- Frame: No one solves large problems on their own. What makes humans so distinctive and so successful at realizing impossible things, such as building cathedrals, sending people into space, curing illnesses, or growing a global economy, is their ability to cooperate on common projects. To solve impossible problems, one must first learn to explain them in a simple way so that everyone can see their part in it and think about how to contribute. “Reducing carbon emissions to slow man-made global warming” is a clear frame for a complex problem. This doesn’t do justice to the complexity of the issue, but it gives a clear direction for everyone to get engaged in the issue and voluntarily participate to efforts to solving it. For instance, Furuta states, “A hoshin statement should clearly show all individuals your organization’s gaps between the target condition and the current condition. And it must provide everyone with room for their own interpretation of the statement to apply their specific responsibility and the means to establish measurements by which to gauge progress.”
- Form: New ideas rarely look pretty – they appear odd, awkward and unscalable. However, as people consider a new idea and try it in different ways – in lean terms, as they yokoten (copy and improve) – innovative ideas take shape and can deliver true organizational spanning innovations. Lean leaders learn to recognize unorthodox thinking, steer people to follow the PDCA process to refine their thinking, and then encourage them to pursue their ideas all the way to organizational change. Indeed, they run their organization by looking at what changes are happening out there (and how they are challenging the company), what changes everyone is carrying out, and how to better coordinate them so that the business keeps seeking the best quality and productivity while it changes. The organization is not transformed by an outside force, but truly formed from everyone’s insights and initiatives.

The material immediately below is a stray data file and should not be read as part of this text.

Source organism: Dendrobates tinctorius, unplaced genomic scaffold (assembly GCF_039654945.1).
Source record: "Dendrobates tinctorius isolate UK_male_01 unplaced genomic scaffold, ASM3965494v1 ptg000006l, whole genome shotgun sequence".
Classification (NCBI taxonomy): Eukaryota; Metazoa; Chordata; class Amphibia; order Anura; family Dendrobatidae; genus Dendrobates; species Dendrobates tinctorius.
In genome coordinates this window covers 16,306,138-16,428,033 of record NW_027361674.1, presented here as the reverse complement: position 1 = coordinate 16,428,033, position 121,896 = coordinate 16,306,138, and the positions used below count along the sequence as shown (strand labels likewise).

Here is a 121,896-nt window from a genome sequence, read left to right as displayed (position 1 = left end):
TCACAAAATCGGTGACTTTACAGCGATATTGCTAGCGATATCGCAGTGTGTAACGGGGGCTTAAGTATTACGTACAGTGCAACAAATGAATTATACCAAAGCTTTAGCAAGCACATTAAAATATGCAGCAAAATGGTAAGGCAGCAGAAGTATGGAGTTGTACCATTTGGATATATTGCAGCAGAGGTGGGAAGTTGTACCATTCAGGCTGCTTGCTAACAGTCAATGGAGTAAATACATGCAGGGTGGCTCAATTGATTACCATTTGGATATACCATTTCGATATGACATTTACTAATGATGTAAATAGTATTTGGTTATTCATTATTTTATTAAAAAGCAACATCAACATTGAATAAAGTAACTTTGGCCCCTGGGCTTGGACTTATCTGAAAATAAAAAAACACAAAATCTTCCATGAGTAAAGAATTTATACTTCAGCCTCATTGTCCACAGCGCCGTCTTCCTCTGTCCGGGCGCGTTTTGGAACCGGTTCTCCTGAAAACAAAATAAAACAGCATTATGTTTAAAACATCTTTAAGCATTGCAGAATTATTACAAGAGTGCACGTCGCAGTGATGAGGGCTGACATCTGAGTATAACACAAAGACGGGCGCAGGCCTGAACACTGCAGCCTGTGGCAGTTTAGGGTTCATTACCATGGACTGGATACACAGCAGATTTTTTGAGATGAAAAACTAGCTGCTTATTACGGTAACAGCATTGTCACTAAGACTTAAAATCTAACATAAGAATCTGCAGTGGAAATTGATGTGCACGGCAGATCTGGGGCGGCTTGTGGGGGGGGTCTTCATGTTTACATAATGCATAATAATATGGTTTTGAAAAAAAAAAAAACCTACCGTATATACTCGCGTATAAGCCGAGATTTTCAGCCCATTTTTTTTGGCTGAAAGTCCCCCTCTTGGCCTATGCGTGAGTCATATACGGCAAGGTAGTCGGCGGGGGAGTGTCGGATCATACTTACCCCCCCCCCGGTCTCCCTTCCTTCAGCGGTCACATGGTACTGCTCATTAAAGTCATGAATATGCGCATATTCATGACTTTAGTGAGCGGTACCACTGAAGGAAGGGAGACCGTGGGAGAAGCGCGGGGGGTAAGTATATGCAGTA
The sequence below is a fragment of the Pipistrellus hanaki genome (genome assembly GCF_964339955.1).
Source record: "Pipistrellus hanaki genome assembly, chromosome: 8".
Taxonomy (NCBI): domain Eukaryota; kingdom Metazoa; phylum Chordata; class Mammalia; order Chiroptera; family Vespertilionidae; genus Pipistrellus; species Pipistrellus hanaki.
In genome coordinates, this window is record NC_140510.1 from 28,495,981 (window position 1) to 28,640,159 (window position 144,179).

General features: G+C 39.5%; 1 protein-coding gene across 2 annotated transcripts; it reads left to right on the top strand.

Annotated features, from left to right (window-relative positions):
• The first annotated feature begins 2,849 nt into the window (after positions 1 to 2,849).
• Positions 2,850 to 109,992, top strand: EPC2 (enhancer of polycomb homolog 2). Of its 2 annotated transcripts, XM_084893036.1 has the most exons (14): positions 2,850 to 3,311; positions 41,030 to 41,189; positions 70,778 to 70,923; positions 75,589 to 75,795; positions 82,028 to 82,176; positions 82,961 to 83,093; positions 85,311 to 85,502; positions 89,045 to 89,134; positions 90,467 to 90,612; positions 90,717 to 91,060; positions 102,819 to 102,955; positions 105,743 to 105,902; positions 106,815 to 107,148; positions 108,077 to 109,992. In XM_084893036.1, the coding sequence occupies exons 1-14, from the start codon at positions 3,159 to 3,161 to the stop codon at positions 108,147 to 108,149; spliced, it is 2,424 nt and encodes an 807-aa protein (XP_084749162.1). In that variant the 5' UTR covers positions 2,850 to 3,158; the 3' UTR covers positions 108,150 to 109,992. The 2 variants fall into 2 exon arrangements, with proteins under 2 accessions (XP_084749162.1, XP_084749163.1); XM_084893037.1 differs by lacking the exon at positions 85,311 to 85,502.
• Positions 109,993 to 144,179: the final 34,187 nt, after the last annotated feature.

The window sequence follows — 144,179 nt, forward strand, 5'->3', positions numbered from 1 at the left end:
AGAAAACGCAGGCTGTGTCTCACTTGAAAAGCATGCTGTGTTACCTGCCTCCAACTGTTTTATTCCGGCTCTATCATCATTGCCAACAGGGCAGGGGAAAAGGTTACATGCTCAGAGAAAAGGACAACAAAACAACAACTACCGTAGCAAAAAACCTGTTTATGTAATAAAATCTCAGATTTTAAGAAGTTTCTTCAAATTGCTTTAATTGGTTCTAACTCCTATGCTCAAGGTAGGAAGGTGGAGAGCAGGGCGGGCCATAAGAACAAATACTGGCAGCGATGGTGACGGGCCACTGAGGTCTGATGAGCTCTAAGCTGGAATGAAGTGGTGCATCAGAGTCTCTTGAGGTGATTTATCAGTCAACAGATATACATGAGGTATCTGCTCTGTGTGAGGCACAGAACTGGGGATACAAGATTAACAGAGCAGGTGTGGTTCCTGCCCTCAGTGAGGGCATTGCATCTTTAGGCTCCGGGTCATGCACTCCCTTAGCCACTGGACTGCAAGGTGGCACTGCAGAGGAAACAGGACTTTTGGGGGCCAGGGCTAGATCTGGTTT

This way of thinking is a profound departure from the usual deployment approach taught in most business schools where the leader defines the situation out of hand, decides on the best option, drives its implementation through the organization, and then deals with the unavoidable fallout from decisions made in a meeting room and not from the ground up. Taylorist thinking in deploying processes through subordination and objectives might be effective in the short term, but it also rubs everyone the wrong way because it ignores local conditions and inevitably ends up in an inextricable mess. Roll-out looks attractive from headquarters, but we all know what happens next. Form, by contrast, is about getting early buy-in from engagement and achieving spill-over across the organization. For example, Kaoru Ishikawa’s original concept of TQM was the management of everyone’s voluntary participation in quality. Countermeasures are explored and discussed widely through the find, face and frame phases and then accepted rapidly as they grow from people’s own experience of the new ideas.
Lean Thinking is a cognitive revolution, not an organizational one. You can organize your company by value streams as much as you want, pay consultants for kaizen blitz programs, train your whole organization to lean concepts, but as long as you don’t pay the piper and invest in understanding the kaizen spirit yourself and how to sustain it among your staff, nothing will happen beyond short-term gains from low-hanging fruit. People need meaning. They need to align sense-making (making sense of what the leadership is trying to do) and meaning making (what does it mean for me) or, in Toyota’s terms, aligning personal fulfilment and corporate destiny. People need to join a program with a customer-based purpose, clear activities, participation in changes and a fair share of success. This starts with a radical change in leadership mindset – the true meaning of Lean Thinking.
Michael Ballé is a lean author, executive coach and co-founder of Institut Lean France.
Dan Jones is the co-founder of the Lean Movement.
Jacques Chaize was CEO of Danfoss Water Controls, a French/Danish water valve specialist that served as a model of lean practice.
Orest (Orry) Fiume was VP of Finance and Administration and a Director of The Wiremold Company, which gained international recognition as a leader in lean business management in Lean Thinking.